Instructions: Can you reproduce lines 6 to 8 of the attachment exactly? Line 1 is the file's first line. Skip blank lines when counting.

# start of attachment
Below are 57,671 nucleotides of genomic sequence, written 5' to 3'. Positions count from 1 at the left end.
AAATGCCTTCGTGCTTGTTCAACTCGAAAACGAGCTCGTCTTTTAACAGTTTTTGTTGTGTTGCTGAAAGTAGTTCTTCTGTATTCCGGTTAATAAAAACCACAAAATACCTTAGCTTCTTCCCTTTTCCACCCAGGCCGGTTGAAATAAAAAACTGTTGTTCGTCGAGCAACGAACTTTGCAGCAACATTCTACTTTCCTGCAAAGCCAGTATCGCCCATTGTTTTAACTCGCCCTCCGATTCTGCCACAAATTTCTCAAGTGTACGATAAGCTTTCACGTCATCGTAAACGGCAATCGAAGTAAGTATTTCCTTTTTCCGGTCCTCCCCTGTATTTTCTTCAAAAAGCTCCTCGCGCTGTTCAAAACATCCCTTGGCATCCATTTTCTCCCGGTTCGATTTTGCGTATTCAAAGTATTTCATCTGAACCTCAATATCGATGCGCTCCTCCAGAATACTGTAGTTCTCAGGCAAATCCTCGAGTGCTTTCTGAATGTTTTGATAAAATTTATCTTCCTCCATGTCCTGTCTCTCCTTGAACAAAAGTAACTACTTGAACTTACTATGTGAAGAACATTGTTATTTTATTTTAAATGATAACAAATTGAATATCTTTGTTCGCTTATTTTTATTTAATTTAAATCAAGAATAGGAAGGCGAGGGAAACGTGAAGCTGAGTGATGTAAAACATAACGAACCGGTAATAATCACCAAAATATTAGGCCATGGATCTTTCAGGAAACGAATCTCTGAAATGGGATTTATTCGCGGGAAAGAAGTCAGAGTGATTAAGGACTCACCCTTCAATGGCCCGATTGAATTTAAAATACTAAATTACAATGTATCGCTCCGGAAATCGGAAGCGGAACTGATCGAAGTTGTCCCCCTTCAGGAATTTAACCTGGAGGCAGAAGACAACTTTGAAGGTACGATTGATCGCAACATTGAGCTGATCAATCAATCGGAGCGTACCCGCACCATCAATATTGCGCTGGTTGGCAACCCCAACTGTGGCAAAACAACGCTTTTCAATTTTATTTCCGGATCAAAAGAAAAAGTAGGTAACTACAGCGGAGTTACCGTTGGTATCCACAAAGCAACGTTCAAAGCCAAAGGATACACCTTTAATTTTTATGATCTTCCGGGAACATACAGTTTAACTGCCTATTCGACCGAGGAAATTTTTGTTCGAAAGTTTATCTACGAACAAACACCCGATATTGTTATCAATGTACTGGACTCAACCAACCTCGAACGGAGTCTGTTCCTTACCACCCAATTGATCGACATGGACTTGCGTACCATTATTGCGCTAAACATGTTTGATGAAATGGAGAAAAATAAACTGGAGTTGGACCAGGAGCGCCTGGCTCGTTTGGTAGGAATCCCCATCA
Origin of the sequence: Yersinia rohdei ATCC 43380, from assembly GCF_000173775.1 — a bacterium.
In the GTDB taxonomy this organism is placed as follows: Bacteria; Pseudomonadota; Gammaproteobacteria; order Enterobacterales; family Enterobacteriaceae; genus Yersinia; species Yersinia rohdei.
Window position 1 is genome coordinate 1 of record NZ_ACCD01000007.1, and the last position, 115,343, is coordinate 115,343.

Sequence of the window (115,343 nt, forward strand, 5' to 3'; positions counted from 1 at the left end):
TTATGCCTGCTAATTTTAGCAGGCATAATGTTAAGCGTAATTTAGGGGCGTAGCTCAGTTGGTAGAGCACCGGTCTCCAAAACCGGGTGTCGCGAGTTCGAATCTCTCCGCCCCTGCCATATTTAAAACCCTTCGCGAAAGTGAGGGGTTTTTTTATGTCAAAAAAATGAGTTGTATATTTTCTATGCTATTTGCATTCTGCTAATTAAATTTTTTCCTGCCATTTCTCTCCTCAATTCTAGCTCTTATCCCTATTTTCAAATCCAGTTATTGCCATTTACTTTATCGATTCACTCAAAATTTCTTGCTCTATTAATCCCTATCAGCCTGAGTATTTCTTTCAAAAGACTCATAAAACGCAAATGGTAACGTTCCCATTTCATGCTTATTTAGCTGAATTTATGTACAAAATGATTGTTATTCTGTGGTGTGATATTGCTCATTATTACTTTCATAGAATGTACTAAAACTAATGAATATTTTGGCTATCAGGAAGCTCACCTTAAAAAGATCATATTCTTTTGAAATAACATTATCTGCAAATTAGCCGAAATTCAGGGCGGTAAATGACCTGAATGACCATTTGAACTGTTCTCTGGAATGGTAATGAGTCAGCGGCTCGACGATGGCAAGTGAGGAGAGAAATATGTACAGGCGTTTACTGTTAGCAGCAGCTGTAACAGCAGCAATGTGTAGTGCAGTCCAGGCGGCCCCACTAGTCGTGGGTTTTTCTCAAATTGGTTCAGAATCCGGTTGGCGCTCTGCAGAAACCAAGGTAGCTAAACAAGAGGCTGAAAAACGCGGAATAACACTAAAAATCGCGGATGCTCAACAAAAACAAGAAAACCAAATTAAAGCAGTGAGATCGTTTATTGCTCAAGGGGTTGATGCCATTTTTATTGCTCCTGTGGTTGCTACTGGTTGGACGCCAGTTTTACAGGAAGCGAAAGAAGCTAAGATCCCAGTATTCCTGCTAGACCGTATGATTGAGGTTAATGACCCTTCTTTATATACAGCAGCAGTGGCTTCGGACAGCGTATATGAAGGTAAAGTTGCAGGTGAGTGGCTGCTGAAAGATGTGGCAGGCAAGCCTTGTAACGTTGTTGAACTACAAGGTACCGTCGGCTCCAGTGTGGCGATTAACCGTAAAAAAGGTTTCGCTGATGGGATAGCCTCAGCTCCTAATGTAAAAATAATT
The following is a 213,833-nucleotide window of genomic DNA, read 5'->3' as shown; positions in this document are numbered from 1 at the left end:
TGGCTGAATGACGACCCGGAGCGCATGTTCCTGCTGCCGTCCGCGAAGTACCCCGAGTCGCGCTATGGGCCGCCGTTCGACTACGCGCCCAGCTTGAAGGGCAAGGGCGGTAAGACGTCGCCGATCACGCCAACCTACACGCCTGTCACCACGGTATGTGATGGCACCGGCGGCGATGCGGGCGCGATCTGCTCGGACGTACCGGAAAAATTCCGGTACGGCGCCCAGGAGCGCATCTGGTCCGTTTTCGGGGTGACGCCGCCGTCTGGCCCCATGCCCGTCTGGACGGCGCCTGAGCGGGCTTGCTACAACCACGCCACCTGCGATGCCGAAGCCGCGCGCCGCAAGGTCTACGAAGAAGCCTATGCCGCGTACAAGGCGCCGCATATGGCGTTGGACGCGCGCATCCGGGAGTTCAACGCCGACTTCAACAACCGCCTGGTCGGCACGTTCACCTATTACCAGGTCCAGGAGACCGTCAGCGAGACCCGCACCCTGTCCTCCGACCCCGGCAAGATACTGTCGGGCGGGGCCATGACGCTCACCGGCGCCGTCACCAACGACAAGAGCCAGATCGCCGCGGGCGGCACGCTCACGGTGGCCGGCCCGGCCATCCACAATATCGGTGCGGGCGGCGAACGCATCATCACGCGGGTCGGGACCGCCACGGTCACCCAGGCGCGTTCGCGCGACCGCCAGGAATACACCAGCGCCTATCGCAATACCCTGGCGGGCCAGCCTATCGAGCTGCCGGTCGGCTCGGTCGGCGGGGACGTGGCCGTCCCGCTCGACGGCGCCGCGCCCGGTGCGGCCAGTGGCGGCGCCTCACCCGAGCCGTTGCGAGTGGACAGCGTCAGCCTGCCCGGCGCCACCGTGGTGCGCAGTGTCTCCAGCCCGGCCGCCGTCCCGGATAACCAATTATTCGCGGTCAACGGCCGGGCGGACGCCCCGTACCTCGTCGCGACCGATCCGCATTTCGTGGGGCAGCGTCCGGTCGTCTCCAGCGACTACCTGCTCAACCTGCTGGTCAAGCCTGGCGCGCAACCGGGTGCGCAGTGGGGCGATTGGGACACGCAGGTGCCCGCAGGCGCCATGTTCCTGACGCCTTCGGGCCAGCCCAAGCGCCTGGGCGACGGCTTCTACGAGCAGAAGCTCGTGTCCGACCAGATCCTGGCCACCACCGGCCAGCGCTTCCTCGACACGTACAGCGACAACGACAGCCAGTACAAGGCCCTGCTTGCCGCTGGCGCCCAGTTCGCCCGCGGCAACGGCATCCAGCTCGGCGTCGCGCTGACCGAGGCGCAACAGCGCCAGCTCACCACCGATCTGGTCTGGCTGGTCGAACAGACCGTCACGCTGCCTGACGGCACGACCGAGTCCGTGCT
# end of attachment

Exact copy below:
Sequence of the window (115,343 nt, forward strand, 5' to 3'; positions counted from 1 at the left end):
TTATGCCTGCTAATTTTAGCAGGCATAATGTTAAGCGTAATTTAGGGGCGTAGCTCAGTTGGTAGAGCACCGGTCTCCAAAACCGGGTGTCGCGAGTTCGAATCTCTCCGCCCCTGCCATATTTAAAACCCTTCGCGAAAGTGAGGGGTTTTTTTATGTCAAAAAAATGAGTTGTATATTTTCTATGCTATTTGCATTCTGCTAATTAAATTTTTTCCTGCCATTTCTCTCCTCAATTCTAGCTCTTATCCCTATTTTCAAATCCAGTTATTGCCATTTACTTTATCGATTCACTCAAAATTTCTTGCTCTATTAATCCCTATCAGCCTGAGTATTTCTTTCAAAAGACTCATAAAACGCAAATGGTAACGTTCCCATTTCATGCTTATTTAGCTGAATTTATGTACAAAATGATTGTTATTCTGTGGTGTGATATTGCTCATTATTACTTTCATAGAATGTACTAAAACTAATGAATATTTTGGCTATCAGGAAGCTCACCTTAAAAAGATCATATTCTTTTGAAATAACATTATCTGCAAATTAGCCGAAATTCAGGGCGGTAAATGACCTGAATGACCATTTGAACTGTTCTCTGGAATGGTAATGAGTCAGCGGCTCGACGATGGCAAGTGAGGAGAGAAATATGTACAGGCGTTTACTGTTAGCAGCAGCTGTAACAGCAGCAATGTGTAGTGCAGTCCAGGCGGCCCCACTAGTCGTGGGTTTTTCTCAAATTGGTTCAGAATCCGGTTGGCGCTCTGCAGAAACCAAGGTAGCTAAACAAGAGGCTGAAAAACGCGGAATAACACTAAAAATCGCGGATGCTCAACAAAAACAAGAAAACCAAATTAAAGCAGTGAGATCGTTTATTGCTCAAGGGGTTGATGCCATTTTTATTGCTCCTGTGGTTGCTACTGGTTGGACGCCAGTTTTACAGGAAGCGAAAGAAGCTAAGATCCCAGTATTCCTGCTAGACCGTATGATTGAGGTTAATGACCCTTCTTTATATACAGCAGCAGTGGCTTCGGACAGCGTATATGAAGGTAAAGTTGCAGGTGAGTGGCTGCTGAAAGATGTGGCAGGCAAGCCTTGTAACGTTGTTGAACTACAAGGTACCGTCGGCTCCAGTGTGGCGATTAACCGTAAAAAAGGTTTCGCTGATGGGATAGCCTCAGCTCCTAATGTAAAAATAATT
The following is a 213,833-nucleotide window of genomic DNA, read 5'->3' as shown; positions in this document are numbered from 1 at the left end: